21 Ways to Drum up Business in a Slow Economy

  1. Drive around looking for signs in need of repair, and visit the owner with business card in hand and EstiMate on your laptop.
  2. Right now, everybody is having sales. Take out a classified ad advertising banners to the local business community, as a “cross marketing” opportunity. When people call inquiring, explain that you are offering 5% off in exchange for having your name on the banner.
  3. Get creative with direct mail. Take the type of work that makes you the very best profit, and direct mail small target groups offering your services. A great example would be holiday window splashes (there’s a new holiday every couple of months).
  4. Put new graphics on your shop vehicle! Chances are, it’s been awhile since you’ve redone your graphics.  A fresh look will bring renewed attention and give you the opportunity to show off your shop.
  5. Study the competition. Take a driving tour around your city and study what the other shops are doing (don’t drive that shop vehicle)!  Bring your digital camera, and a notebook, and you will probably come away with 3-5 excellent ideas for improving business.
  6. Select a neighborhood that’s right for your kind of work. Perhaps a historic district, if you make gold signs, or an industrial area if you specialize in aluminum wall signs. Go door to door, meet the owner, and find out if they have any sign needs. As a matter of fact, this is how I established my new sign company when I first got into the business.
  7. Network with your own vendors and contractors. If you have a plumber you use, call him and ask for referrals.
  8. Wherever you go, leave your business card. Eat at a restaurant? Leave it on the table. Go to the grocery store? Drop one in the cart. You get the idea.
  9. Study your local free newspaper and find out where small business meet and greets happen. Chances are there’s a networking event somewhere tonight.
  10. Think about how to expand your services — perhaps when somebody buys magnetic signs, they would like some full color business cards go with them.
  11. Network with your friendly competitors. Cross market that way. Between you and them, you should be able to provide full service to customers. Perhaps you make the signs, and they print the t-shirts, or vice versa.
  12. Join your local Chamber of Commerce. Talk about networking opportunities! Extending yourself into your community this way can really get you noticed.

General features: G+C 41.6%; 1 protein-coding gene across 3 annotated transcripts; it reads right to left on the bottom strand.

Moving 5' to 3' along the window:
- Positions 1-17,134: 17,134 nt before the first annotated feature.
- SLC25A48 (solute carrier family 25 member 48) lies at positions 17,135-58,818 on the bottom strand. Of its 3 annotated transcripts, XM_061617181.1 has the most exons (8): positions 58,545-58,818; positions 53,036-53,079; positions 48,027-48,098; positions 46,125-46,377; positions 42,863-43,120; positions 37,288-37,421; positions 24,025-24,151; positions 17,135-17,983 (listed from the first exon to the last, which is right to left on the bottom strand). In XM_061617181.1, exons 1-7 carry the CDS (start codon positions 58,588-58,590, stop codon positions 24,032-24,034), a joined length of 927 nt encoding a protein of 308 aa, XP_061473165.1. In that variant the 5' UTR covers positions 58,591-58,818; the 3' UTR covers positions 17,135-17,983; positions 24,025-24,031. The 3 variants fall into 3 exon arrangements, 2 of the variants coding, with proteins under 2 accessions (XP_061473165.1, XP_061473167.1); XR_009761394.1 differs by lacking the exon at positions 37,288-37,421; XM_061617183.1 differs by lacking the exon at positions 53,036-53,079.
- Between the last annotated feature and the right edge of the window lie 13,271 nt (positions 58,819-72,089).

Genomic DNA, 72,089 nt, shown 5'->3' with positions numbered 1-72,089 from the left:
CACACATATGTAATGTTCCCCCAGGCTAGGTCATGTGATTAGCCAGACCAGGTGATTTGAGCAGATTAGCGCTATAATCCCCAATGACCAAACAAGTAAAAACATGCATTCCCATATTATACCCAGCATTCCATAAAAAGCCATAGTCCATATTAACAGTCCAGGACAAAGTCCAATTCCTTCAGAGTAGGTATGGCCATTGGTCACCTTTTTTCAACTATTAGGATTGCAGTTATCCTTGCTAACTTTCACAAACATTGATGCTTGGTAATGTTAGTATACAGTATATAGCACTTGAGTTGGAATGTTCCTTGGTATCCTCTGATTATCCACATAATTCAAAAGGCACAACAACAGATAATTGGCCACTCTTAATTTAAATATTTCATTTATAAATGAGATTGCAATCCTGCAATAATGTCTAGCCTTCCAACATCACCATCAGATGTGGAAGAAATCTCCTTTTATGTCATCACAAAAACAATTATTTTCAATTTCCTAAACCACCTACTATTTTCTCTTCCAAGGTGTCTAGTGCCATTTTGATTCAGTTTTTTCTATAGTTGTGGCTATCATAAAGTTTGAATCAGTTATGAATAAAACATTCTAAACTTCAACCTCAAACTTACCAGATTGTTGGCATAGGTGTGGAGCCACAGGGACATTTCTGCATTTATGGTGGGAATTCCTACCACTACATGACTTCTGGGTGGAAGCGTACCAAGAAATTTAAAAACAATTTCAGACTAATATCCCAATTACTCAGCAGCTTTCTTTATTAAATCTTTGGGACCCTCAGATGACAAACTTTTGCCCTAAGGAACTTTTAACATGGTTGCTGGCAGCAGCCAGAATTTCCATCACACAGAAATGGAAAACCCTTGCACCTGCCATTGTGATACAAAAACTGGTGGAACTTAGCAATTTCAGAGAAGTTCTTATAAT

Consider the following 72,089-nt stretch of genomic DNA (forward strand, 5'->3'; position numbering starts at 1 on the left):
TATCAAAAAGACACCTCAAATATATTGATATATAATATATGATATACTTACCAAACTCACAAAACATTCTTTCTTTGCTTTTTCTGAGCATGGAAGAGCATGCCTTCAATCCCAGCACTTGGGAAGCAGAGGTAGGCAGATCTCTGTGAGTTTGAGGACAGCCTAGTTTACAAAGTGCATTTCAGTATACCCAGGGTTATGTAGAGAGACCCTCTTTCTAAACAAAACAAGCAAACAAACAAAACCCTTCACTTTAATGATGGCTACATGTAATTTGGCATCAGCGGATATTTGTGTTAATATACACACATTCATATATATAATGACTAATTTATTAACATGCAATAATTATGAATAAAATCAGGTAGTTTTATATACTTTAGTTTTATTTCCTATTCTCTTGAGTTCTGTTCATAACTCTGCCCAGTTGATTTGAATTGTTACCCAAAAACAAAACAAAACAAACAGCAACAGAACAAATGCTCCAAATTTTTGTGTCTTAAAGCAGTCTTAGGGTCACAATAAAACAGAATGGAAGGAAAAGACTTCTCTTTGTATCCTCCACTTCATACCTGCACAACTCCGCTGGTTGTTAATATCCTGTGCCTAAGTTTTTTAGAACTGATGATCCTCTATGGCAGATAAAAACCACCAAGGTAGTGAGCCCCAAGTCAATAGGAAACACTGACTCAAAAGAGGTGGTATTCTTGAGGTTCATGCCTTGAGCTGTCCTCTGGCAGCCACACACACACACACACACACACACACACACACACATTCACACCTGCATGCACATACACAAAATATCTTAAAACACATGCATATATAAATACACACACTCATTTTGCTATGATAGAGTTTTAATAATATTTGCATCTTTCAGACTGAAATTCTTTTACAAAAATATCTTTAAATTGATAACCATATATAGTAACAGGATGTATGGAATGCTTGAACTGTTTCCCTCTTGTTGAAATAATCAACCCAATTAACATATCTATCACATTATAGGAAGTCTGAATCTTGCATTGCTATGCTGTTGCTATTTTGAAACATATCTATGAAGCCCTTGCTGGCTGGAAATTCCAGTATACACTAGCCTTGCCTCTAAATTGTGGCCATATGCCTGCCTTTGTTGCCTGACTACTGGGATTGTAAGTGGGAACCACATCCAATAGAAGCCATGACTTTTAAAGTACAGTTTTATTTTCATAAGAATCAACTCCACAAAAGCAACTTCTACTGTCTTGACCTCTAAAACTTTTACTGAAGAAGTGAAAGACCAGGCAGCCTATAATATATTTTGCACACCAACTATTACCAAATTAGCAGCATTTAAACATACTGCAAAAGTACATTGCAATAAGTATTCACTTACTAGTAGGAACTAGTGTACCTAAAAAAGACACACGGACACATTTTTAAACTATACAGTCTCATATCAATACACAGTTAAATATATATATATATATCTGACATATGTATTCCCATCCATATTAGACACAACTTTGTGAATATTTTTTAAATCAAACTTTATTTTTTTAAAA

13. Do you have your customers’ e-mail addresses? If so, start writing business tips and e-mailing them to your customers. By and large, connecting with your customers this way will bring you more long-term benefit than only e-mailing them specials and advertisements.
  14. Use “good, better, best” techniques to upsell your customers. When someone wants a quote, offer them three levels of service: a basic job, a fancier job, or an extremely fancy job. Make sure that the “fancier” and “extremely fancy” prices are fairly close to each other. This will help you take advantage of decoy marketing.
  15. Contact local sports teams, and discuss how you might be their primary sign maker for the advertising banners and promotional material surrounding sporting events.
  16. Join a club — rub elbows with people who need your services, in a low pressure and nonthreatening environment, and see who they call when they need something done. This, of course, assumes that you gave them your business card at the club meetings. ;-)
  17. Offer nicer work for the basic price. Often, you’ll be able to improve a job with just a little extra effort. The most important thing to do is to follow the principle of never giving something away without telling them that you did, but take it to the extreme and offer it up front.
  18. Make “warm calls” to your customers — ask how the work you’ve done for them in the past is working out, and if there’s any way you can help them right now. An hour spent this way will likely result in a job or two immediately.
  19. Get some publicity! Make a sign for charity, or gather a group of kids and teach them how to make sign work. Make sure the press knows about it.
  20. Publish a booklet about the advantages of fresh sign work.  Direct-mail businesses with faded signs offering to come touch up their existing signs or replace them with a new image. There’s a local restaurant here in Asheville that I thought was closed for at least the last two years, but it turns out that they are open and continuing to serve. The reason I thought they were closed is that their signs have faded to near invisibility.
  21. Reposition your products! Recently I was in a “wedding store” and was shocked to see a brochure rack from a local sign shop. I wondered to myself, “what the signs have to do with weddings?” Then I realized, that the local shop that positioned itself for directional signs, banners, etc. to the local wedding community would likely garner all of that business through referrals.


  • J.D. Iles says:


    I really enjoyed this post. Very good, and filled with terrific ideas.

    I know alot of sign guys can be intimidated by trying to “cold call” or “cold visit”. Try to do the thing you are most scared of first.

    By and large, the fear of rejection is worse than the rejection itself, AND sometimes they need a sign!

    J.D. Iles

    • Mark says:

      Thanks J.D.! I appreciate your comments. I’ve been out of town and am just now getting rolling again with the blog. “Try to do the thing you are most scared of first” — you are so right — once you’ve done that the rest is smooth sailing.

  • Great article, direct sales of carved wooden signs to proffesionals like doctors and lawyers might be the trick.